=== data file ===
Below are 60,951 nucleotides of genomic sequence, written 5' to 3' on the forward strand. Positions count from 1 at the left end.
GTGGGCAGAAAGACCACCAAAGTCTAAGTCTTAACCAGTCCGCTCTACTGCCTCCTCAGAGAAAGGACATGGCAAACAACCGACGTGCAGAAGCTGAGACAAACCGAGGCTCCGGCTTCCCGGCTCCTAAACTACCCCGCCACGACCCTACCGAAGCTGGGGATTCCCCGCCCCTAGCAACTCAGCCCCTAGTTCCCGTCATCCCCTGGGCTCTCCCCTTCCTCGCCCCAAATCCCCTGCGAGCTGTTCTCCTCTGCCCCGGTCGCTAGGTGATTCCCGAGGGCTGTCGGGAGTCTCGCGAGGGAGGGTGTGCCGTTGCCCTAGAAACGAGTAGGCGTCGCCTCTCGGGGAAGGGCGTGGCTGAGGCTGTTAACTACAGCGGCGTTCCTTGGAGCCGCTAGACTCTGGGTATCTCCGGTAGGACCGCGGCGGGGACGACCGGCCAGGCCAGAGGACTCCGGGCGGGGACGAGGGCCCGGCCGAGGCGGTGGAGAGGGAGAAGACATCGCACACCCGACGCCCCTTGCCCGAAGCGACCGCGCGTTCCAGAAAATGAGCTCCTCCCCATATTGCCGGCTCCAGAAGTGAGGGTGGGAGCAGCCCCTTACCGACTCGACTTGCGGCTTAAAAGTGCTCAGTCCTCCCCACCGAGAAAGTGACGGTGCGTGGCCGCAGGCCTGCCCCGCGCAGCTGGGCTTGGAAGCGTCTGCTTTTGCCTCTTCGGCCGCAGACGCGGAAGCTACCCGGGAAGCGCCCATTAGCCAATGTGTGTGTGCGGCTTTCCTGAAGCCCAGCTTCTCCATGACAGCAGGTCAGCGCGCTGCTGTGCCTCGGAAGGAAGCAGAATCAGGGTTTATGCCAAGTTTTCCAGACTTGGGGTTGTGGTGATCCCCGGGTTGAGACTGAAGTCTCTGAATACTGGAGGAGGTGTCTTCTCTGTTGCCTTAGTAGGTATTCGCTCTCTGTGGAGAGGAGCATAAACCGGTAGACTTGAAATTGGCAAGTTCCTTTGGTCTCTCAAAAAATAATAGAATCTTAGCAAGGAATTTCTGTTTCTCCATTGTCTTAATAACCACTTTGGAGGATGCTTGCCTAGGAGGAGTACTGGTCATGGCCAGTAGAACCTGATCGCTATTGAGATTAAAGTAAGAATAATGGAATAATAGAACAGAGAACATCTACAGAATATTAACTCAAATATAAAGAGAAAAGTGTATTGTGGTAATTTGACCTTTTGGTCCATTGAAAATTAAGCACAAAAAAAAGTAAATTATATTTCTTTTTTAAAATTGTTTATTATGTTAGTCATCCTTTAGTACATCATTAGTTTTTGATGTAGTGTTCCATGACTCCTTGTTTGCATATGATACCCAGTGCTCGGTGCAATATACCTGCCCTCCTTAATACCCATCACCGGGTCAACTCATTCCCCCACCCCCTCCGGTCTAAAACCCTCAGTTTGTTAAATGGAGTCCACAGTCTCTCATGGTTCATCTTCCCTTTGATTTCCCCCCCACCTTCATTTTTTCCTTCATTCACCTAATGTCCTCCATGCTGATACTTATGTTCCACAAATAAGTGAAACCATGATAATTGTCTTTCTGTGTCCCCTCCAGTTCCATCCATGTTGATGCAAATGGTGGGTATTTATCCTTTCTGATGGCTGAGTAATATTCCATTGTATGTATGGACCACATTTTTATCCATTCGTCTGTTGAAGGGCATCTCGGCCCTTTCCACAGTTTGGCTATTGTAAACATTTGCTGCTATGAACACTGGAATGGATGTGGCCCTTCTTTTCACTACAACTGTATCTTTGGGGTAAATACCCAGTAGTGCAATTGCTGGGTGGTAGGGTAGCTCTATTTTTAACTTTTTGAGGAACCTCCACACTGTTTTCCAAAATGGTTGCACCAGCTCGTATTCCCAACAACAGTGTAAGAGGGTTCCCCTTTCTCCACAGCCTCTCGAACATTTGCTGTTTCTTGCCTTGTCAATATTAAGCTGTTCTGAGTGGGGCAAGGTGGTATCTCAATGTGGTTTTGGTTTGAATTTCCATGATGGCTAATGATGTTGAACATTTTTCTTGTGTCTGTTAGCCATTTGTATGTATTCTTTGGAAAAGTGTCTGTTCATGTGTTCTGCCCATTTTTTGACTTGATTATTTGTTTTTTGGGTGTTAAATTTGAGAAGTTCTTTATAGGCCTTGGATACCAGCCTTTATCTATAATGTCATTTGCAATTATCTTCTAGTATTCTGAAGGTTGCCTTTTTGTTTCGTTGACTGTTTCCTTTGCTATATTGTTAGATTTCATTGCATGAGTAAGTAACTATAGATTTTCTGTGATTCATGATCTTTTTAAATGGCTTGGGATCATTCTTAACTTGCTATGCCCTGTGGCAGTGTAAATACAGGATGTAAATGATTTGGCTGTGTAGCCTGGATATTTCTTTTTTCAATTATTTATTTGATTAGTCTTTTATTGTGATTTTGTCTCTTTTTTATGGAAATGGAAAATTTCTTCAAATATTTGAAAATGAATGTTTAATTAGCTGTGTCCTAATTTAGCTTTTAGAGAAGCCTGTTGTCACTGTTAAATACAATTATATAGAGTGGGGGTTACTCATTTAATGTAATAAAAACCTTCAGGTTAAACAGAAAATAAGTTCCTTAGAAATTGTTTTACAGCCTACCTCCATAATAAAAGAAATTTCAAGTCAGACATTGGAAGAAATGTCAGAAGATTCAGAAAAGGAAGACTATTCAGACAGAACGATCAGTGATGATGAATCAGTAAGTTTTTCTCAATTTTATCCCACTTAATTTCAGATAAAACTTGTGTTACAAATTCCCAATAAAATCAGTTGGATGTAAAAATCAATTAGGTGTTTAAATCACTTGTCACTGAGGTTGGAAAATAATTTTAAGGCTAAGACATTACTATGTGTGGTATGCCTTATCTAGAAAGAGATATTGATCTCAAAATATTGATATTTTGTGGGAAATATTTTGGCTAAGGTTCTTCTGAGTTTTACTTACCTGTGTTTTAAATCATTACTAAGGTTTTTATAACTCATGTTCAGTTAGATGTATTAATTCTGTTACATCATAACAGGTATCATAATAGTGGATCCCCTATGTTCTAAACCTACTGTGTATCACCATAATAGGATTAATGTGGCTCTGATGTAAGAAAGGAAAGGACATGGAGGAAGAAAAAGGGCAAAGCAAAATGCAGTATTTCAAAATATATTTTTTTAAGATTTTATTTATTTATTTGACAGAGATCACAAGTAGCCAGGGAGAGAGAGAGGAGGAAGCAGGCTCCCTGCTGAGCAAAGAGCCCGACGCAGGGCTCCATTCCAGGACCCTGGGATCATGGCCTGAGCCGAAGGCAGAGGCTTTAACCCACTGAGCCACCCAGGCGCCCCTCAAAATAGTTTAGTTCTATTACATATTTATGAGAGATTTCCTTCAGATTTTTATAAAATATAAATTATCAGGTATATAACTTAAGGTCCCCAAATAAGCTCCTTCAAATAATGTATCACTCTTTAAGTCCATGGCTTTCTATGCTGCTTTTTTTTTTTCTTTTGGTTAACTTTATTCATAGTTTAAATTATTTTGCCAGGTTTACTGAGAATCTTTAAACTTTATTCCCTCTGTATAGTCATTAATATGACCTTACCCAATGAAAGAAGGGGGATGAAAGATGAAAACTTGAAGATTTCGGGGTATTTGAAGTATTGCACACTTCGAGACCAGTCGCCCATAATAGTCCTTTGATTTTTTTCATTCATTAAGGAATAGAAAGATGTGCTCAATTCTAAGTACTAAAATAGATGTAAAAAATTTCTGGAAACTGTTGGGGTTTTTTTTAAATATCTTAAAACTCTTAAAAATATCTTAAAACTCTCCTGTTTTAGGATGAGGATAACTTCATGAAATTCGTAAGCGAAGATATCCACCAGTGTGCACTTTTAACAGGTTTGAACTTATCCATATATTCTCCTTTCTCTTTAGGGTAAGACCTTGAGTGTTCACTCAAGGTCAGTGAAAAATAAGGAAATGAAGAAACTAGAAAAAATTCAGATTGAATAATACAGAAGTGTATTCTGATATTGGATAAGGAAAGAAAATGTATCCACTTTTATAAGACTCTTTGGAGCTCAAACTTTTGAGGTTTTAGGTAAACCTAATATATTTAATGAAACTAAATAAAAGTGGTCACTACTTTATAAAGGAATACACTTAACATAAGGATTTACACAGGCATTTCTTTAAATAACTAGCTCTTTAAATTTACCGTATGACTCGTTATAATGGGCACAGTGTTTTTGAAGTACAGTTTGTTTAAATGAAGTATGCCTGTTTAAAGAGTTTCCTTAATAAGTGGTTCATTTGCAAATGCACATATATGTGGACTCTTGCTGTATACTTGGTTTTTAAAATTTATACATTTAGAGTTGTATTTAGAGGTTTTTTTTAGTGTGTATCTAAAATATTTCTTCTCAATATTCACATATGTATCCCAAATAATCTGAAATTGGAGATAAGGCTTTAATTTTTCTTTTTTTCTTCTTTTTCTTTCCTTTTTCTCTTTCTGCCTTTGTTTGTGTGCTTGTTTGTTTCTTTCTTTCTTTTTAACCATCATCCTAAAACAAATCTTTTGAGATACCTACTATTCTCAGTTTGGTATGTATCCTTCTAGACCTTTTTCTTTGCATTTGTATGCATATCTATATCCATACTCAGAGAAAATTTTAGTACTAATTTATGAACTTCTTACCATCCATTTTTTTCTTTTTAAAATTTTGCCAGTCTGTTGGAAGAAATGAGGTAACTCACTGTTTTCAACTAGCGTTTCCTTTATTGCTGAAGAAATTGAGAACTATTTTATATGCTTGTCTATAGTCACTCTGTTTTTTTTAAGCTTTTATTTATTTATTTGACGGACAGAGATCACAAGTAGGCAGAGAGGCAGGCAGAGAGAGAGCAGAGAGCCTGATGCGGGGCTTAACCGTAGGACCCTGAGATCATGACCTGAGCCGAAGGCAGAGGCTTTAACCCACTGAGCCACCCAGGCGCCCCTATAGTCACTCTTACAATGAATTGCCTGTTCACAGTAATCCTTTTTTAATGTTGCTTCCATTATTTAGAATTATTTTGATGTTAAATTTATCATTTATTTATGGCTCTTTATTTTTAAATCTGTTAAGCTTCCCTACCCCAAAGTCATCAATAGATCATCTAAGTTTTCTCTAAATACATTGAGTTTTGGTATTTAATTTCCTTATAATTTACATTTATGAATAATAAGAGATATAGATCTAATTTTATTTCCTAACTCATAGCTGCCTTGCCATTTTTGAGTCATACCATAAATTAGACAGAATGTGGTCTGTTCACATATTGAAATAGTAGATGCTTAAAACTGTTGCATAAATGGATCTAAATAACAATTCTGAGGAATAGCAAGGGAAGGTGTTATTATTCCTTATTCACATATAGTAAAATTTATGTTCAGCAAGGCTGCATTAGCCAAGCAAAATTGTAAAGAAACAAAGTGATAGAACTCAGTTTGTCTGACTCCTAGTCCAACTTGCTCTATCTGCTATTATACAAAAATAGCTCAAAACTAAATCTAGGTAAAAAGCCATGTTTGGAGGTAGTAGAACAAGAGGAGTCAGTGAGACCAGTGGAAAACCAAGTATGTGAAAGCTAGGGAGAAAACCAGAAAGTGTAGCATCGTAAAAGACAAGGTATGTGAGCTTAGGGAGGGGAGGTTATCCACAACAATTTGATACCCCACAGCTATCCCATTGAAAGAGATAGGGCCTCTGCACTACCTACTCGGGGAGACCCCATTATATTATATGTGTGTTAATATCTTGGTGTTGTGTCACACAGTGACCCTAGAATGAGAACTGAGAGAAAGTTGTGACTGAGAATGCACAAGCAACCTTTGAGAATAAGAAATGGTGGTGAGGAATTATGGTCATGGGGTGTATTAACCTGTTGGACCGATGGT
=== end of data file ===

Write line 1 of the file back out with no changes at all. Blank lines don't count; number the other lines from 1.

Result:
Below are 60,951 nucleotides of genomic sequence, written 5' to 3' on the forward strand. Positions count from 1 at the left end.